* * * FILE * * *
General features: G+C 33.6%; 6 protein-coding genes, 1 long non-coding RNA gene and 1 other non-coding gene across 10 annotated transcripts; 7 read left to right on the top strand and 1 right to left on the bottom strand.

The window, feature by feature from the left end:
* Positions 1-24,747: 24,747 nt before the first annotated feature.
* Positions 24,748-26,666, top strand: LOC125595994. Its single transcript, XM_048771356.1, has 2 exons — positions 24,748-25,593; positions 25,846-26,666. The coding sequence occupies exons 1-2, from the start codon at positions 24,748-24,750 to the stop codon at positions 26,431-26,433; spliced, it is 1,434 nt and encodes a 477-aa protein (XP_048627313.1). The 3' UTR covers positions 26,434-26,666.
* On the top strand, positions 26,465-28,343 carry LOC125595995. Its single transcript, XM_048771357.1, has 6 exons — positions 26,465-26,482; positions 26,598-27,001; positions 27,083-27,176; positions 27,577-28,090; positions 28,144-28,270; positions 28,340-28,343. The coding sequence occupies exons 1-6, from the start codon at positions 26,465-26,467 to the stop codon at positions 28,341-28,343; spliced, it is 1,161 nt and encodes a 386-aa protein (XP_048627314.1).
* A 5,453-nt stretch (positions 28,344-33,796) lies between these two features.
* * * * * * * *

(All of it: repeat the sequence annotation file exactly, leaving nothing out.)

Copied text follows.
General features: G+C 33.6%; 6 protein-coding genes, 1 long non-coding RNA gene and 1 other non-coding gene across 10 annotated transcripts; 7 read left to right on the top strand and 1 right to left on the bottom strand.

The window, feature by feature from the left end:
* Positions 1-24,747: 24,747 nt before the first annotated feature.
* Positions 24,748-26,666, top strand: LOC125595994. Its single transcript, XM_048771356.1, has 2 exons — positions 24,748-25,593; positions 25,846-26,666. The coding sequence occupies exons 1-2, from the start codon at positions 24,748-24,750 to the stop codon at positions 26,431-26,433; spliced, it is 1,434 nt and encodes a 477-aa protein (XP_048627313.1). The 3' UTR covers positions 26,434-26,666.
* On the top strand, positions 26,465-28,343 carry LOC125595995. Its single transcript, XM_048771357.1, has 6 exons — positions 26,465-26,482; positions 26,598-27,001; positions 27,083-27,176; positions 27,577-28,090; positions 28,144-28,270; positions 28,340-28,343. The coding sequence occupies exons 1-6, from the start codon at positions 26,465-26,467 to the stop codon at positions 28,341-28,343; spliced, it is 1,161 nt and encodes a 386-aa protein (XP_048627314.1).
* A 5,453-nt stretch (positions 28,344-33,796) lies between these two features.